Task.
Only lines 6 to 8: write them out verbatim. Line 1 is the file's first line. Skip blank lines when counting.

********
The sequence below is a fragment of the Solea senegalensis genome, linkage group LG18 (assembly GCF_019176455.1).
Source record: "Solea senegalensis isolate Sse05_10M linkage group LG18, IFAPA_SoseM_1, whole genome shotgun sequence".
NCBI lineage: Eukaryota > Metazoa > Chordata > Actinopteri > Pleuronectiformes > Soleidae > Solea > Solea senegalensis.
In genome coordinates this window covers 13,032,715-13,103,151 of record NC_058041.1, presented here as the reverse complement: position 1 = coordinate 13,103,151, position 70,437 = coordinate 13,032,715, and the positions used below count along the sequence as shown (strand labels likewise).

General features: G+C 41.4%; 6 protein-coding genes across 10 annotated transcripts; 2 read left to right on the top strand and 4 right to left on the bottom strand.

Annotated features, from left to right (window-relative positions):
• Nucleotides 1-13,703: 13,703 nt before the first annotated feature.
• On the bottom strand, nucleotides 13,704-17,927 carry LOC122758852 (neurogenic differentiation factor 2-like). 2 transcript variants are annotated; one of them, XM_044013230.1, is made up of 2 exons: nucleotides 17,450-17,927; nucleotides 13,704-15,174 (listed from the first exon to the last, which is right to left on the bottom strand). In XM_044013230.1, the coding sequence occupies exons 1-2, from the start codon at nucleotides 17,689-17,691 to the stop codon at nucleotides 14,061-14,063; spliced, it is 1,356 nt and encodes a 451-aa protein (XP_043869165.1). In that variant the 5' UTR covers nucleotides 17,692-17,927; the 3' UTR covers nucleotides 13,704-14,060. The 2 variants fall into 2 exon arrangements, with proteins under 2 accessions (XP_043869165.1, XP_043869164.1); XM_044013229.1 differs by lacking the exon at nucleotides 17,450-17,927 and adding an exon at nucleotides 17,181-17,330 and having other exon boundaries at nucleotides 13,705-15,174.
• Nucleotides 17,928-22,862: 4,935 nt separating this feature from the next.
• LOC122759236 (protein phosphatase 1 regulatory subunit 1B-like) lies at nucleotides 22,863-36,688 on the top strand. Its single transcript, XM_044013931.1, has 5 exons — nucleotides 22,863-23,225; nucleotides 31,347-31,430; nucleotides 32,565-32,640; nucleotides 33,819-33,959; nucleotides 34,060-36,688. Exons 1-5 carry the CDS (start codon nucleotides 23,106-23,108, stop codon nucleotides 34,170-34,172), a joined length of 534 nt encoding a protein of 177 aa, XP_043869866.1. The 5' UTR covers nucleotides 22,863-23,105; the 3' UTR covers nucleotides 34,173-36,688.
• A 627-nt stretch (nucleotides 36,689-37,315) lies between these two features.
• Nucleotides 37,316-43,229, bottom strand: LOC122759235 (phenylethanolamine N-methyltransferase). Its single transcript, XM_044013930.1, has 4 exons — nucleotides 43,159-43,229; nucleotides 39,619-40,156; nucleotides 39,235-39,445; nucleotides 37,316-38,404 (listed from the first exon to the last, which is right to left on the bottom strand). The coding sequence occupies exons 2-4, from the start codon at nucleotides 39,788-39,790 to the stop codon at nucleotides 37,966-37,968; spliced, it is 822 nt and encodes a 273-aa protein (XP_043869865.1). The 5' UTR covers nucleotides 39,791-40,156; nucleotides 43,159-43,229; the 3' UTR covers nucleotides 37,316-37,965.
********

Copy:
Annotated features, from left to right (window-relative positions):
• Nucleotides 1-13,703: 13,703 nt before the first annotated feature.
• On the bottom strand, nucleotides 13,704-17,927 carry LOC122758852 (neurogenic differentiation factor 2-like). 2 transcript variants are annotated; one of them, XM_044013230.1, is made up of 2 exons: nucleotides 17,450-17,927; nucleotides 13,704-15,174 (listed from the first exon to the last, which is right to left on the bottom strand). In XM_044013230.1, the coding sequence occupies exons 1-2, from the start codon at nucleotides 17,689-17,691 to the stop codon at nucleotides 14,061-14,063; spliced, it is 1,356 nt and encodes a 451-aa protein (XP_043869165.1). In that variant the 5' UTR covers nucleotides 17,692-17,927; the 3' UTR covers nucleotides 13,704-14,060. The 2 variants fall into 2 exon arrangements, with proteins under 2 accessions (XP_043869165.1, XP_043869164.1); XM_044013229.1 differs by lacking the exon at nucleotides 17,450-17,927 and adding an exon at nucleotides 17,181-17,330 and having other exon boundaries at nucleotides 13,705-15,174.